State of Innovation

Patents and Innovation Economics

Patents – Good News

Gary Locke, the U.S. Commerce Secretary, in an article in Journal Sentinel stated that the time it takes to issue patents is unacceptable.  The article also points out the problem of patent office policy forcing examiners to reject applications at unprecedented rate.  Secretary Locke also acknowledged that these problems have hurt the American economy.  This is great news for inventors.

The only potentially bad news in the article is the statement that the patent office faces severe financial problems.  This may mean higher fees in the future.  Please read the full article at


August 25, 2009 Posted by | -How to, -Prosecution, Patents | , , , , , | Leave a comment

Understanding Patent Novelty (35 USC 102) for Inventors

In order to obtain a patent your invention has to be useful (35 USC 101), novel (35 USC 102), and non-obvious (35 USC 103).  The goal of this post is to explain the novelty requirement in terms that are clear to engineers and scientists. Continue reading

August 4, 2009 Posted by | -Law, -Philosophy, -Prosecution, Patents | , , , , , | 3 Comments

Three Steps to Reduce Patent Pendency Times

President Obama has prioritized reducing patent application pendency times.  What are your top three suggestions to achieve this goal?  Here are my mine.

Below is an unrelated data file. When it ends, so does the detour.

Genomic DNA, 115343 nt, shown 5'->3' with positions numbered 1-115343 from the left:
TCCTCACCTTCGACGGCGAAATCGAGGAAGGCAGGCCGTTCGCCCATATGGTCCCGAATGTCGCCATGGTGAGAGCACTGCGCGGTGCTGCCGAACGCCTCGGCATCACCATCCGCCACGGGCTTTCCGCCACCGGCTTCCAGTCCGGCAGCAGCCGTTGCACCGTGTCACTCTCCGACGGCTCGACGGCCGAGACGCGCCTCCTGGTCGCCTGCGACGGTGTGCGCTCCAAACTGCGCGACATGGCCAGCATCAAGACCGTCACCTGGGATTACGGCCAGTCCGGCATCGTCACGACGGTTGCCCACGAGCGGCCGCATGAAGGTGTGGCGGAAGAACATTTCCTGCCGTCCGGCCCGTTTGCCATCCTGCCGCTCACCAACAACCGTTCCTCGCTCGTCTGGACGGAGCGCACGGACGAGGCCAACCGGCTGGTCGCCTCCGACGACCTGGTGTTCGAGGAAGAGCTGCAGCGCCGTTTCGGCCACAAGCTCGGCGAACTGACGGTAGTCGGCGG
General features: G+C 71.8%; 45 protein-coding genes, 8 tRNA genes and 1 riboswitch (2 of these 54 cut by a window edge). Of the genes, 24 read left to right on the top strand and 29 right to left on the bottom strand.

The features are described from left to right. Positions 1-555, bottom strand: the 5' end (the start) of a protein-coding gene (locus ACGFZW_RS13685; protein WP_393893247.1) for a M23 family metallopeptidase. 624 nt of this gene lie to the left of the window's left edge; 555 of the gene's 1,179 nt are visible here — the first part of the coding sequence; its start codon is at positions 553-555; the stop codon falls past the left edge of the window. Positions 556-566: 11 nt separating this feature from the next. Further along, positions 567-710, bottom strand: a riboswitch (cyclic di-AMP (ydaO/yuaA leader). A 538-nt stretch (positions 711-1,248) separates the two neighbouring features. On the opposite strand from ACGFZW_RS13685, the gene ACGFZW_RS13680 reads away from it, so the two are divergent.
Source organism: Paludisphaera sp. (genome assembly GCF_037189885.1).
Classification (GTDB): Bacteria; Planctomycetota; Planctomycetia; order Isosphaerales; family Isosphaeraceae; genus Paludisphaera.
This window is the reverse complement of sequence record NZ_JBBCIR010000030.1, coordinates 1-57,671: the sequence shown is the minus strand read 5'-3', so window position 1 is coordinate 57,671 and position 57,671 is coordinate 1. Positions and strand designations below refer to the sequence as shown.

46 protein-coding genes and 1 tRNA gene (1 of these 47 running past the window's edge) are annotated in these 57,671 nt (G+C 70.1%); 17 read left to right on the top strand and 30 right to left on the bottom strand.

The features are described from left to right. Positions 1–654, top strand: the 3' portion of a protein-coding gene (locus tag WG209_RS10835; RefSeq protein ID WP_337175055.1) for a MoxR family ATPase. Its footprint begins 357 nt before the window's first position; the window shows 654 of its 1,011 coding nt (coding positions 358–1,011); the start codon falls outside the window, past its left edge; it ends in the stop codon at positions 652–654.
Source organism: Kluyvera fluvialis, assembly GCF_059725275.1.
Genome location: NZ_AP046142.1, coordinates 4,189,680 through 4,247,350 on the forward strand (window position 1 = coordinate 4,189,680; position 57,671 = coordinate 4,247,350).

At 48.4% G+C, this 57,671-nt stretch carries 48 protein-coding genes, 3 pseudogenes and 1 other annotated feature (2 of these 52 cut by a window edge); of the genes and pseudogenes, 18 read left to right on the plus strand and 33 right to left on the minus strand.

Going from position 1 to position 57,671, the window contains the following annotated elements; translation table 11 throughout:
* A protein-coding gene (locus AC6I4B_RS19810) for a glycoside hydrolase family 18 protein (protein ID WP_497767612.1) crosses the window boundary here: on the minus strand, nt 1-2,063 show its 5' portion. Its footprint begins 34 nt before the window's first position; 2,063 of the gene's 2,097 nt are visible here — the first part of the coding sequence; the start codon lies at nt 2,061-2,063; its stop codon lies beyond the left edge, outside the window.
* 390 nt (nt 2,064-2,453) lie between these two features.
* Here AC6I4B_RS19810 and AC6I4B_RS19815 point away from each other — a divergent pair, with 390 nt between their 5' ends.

One: Change the way examiners are evaluated.  According to my understanding, productivity count or points are a major part of an examiner’s performance review.  The examiner gains points for reviewing a new case, when an applicant files a RCE (Request for Continued Examination) and if the case is allowed or abandoned, among other activities.  This system encourages “churning” where an examiner will force the applicant to file a RCE in order to obtain an allowance to increase their points. Continue reading

July 10, 2009 Posted by | -Philosophy, -Prosecution, Patents | , , , , , | Leave a comment

Patent Examiner on Why Allowance Rate is so Low

This comment was posted by an Patent Examiner at Patent Prospector.  The Examiner explains why he thinks the allowance rates are so low and his explanation is consistent with my post, Patent Allowance Rate Falls to 42%.


I believe that the allowance rate is artificially low, although not due to churning…at least not exactly.

I am a current examiner. Under Dudas, the PTO pursued a policy of “increased patent quality”. The way that the PTO enforced this quality initiative was by reviewing office actions. Not reviewing all office actions, mind you, but only reviewing allowances.

Unfortunately, the PTO failed to see the problem that they were setting up. An examiner is then left with two choices:

1) An examiner could generate rejections without ever incurring quality review, or
2) An examiner could generate an allowance that would be scrutinized by quality review and possibly find themselves assessed a quality review error.

So, it has been safer for an examiner to always reject…at least until very recently. There has been some loosening of the allowance quality review rules in recent weeks as it appears that “reduced pendency” is the new key motivation under Obama.

July 6, 2009 Posted by | -How to, -Law, -Prosecution, Patents | 4 Comments